Six months before his long Presidency ended, he signed this friendly, typed
letter to the British Governor of Belize, framed in the Gallery of History style
TLS: "Porfirio Diaz" as President of Mexico, 1 page, 7½x9.
Mexico City, 1910 November 3. To S.J.C. Swayne, Governor, Belize. In
Spanish, translated. Begins: "Dear Sir". In full:
"Having read your polite letter dated the 7th of last month, I must
inform you that so far I have not had the pleasure of seeing Colonel Sir
Thomas Holdich; but when he wishes to find me, I shall receive him as
corresponds to the recommendation of you whom I so esteem and I shall offer him
my friendship and services for him to use as he deems convenient. Thus having
complied with your wishes I remain your avowed servant and friend."
S.J.C. SWAYNE was the British Governor of Belize, a small nation
on the southern Mexican border. Sir THOMAS HOLDICH (1843-1929) was the
former British Superintendent of Frontier Surveys. In this election year
of 1910, 80-year-old PORFIRIO DIAZ was seeking his eighth term as
President of Mexico (1876-1880; 1884-1911). At this time, his congenial
foreign policy, one of the better aspects of his government, was waning.
Additionally, the country was on the brink of revolution due to the
government's policy of preferential treatment to the upper classes. The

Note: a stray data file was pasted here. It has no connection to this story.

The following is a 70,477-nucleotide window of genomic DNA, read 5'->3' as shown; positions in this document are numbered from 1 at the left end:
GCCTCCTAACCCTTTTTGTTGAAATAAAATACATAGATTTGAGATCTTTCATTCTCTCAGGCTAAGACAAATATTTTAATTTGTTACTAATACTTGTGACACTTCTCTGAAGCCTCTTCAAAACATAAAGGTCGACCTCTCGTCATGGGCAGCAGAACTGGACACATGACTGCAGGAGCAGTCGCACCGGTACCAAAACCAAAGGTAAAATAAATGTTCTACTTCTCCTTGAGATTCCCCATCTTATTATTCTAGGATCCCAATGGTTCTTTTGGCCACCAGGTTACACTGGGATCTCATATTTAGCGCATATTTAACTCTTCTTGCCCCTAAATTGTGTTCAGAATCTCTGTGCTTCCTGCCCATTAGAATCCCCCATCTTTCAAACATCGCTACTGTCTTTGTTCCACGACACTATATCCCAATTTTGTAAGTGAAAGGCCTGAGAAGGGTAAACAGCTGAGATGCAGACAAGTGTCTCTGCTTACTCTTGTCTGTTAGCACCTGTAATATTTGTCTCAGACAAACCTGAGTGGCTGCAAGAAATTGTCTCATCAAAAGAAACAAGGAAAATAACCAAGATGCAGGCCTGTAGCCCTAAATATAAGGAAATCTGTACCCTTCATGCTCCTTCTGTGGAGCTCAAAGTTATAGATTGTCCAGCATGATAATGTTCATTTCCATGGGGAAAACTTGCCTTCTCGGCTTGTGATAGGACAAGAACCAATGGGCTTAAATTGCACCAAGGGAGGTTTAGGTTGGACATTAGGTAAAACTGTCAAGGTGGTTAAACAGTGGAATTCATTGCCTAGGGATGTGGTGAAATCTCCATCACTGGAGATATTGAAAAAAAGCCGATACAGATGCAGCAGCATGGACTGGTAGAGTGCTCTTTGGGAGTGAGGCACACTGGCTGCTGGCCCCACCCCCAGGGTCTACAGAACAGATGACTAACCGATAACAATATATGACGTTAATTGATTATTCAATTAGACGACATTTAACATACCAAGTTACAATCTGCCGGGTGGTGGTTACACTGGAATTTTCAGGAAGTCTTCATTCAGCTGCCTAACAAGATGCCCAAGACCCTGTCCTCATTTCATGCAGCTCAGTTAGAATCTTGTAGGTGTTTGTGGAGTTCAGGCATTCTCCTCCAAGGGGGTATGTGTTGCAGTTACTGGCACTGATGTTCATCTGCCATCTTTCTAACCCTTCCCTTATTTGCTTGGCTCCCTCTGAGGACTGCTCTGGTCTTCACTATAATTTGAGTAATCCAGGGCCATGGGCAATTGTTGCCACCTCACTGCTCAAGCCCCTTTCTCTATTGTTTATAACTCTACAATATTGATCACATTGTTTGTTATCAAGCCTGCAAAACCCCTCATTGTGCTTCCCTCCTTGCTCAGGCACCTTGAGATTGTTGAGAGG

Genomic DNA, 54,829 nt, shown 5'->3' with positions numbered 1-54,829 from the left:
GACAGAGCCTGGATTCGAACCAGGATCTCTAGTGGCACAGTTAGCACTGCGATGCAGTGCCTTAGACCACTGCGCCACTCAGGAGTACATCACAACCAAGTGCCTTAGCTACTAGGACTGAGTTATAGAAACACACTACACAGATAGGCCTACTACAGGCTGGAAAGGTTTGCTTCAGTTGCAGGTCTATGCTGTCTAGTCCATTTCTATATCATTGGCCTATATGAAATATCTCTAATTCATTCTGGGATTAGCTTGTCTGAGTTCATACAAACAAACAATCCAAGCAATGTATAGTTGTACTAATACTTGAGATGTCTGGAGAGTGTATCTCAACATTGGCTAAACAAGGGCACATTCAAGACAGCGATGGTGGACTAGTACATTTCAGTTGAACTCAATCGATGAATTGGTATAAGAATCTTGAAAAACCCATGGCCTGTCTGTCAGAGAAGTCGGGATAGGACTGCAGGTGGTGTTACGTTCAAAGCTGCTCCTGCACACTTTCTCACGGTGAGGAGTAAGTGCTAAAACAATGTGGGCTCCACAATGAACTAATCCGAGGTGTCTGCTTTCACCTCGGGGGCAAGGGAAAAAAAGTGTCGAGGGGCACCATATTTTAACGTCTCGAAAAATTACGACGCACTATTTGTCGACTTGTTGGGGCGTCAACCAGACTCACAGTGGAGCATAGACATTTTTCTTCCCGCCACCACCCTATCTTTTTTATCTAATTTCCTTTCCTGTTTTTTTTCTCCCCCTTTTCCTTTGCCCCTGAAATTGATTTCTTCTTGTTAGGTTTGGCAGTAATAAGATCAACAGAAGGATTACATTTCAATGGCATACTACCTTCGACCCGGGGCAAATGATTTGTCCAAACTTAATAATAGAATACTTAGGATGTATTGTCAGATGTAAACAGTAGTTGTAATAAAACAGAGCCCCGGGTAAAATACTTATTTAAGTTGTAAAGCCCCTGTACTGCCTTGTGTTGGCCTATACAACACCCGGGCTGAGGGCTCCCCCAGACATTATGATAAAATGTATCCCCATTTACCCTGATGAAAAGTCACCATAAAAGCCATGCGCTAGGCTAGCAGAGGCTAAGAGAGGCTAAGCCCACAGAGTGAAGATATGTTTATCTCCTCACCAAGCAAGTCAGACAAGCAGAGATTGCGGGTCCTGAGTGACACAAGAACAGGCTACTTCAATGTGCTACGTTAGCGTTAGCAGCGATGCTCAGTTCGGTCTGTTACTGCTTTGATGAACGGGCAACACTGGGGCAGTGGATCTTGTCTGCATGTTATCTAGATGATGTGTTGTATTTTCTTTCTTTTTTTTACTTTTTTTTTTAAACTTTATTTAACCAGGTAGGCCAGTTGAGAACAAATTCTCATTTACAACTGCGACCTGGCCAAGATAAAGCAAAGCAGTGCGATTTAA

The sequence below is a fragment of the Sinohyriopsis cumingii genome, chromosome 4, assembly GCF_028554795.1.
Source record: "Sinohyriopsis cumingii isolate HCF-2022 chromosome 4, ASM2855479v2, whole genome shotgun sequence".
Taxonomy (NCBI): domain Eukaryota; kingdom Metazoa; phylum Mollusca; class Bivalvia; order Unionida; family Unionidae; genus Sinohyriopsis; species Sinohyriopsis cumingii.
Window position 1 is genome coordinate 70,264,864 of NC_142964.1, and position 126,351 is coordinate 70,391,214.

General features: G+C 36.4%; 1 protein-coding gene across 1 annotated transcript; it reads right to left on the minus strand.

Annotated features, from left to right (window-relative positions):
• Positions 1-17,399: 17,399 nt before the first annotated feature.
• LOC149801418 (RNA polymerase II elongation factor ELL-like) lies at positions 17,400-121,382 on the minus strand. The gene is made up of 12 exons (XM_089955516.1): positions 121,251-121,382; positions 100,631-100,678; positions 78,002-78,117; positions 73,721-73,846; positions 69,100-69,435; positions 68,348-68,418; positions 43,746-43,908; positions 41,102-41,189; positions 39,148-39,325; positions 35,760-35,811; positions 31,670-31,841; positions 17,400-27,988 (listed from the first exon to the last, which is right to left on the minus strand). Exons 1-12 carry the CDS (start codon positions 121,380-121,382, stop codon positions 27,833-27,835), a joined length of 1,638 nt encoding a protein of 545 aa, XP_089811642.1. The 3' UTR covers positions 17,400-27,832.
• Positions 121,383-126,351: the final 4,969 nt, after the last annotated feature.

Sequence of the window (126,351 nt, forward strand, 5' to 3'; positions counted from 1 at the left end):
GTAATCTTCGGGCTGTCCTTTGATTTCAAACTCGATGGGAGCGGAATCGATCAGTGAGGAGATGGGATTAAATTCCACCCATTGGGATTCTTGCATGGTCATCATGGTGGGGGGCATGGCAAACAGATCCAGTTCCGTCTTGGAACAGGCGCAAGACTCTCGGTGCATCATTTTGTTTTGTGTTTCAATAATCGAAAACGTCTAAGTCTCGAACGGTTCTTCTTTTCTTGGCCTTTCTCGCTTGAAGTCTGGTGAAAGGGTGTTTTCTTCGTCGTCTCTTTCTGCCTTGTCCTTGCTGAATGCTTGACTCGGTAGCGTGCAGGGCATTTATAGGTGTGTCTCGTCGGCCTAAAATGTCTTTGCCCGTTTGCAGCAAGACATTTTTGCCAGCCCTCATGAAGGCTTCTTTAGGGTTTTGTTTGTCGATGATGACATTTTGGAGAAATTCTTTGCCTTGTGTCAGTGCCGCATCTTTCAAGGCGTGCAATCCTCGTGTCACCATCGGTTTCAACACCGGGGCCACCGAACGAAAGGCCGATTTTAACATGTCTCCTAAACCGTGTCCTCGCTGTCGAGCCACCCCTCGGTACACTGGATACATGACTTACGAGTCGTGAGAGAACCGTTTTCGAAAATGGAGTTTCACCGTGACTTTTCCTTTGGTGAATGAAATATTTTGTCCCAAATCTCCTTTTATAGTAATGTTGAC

working classes and Indian populations of Mexico were neglected, exploited and
denied any government participation; their lands were made communal and often
fell into the possession of land moguls. During 1909 and 1910, Francisco
Madero was preparing to overthrow the government in case his campaigning against
Diaz failed. Diaz had always discouraged presidential opponents through
exile and execution, and, true to form, he had Madero arrested before the July
election on charges of insulting the President. Madero, however, was spared from
execution. Within six months of this letter (May 1911), Diaz decided to
resign due to illness, and he went into exile with his family and
associates, ending one of the most successful presidencies in Mexican history.
He had begun his political career as Governor of Tehuantepec in 1858,
when Benito Juarez became President of Mexico. While the U.S. was embroiled in
its Civil War (1861-1865), Emperor Maximilian became ruler of Mexico
(1864-1867). Following his demise, Diaz became a party leader, opposing
Juarez' re-election as President (1871). After further revolts over the next
five years, Diaz gained the presidency in 1876. He maintained a stable
government, serving from 1876 through 1911, except for one four-year term
(1880-1884). Diaz succeeded in rebuilding the nation's economy and world respect
by inviting foreign investment and encouraging international trade and the
development of his country's railroads. Lightly creased with folds, vertical
fold at the last "o" in Porfirio. Lightly stained at lower right blank margin.
Overall, fine condition. Framed in the Gallery of History style:
For more documents by these signers click the names below:
PRESIDENT PORFIRIO DIAZ (MEXICO)
This website image contains our company watermark. The actual document does not contain this watermark.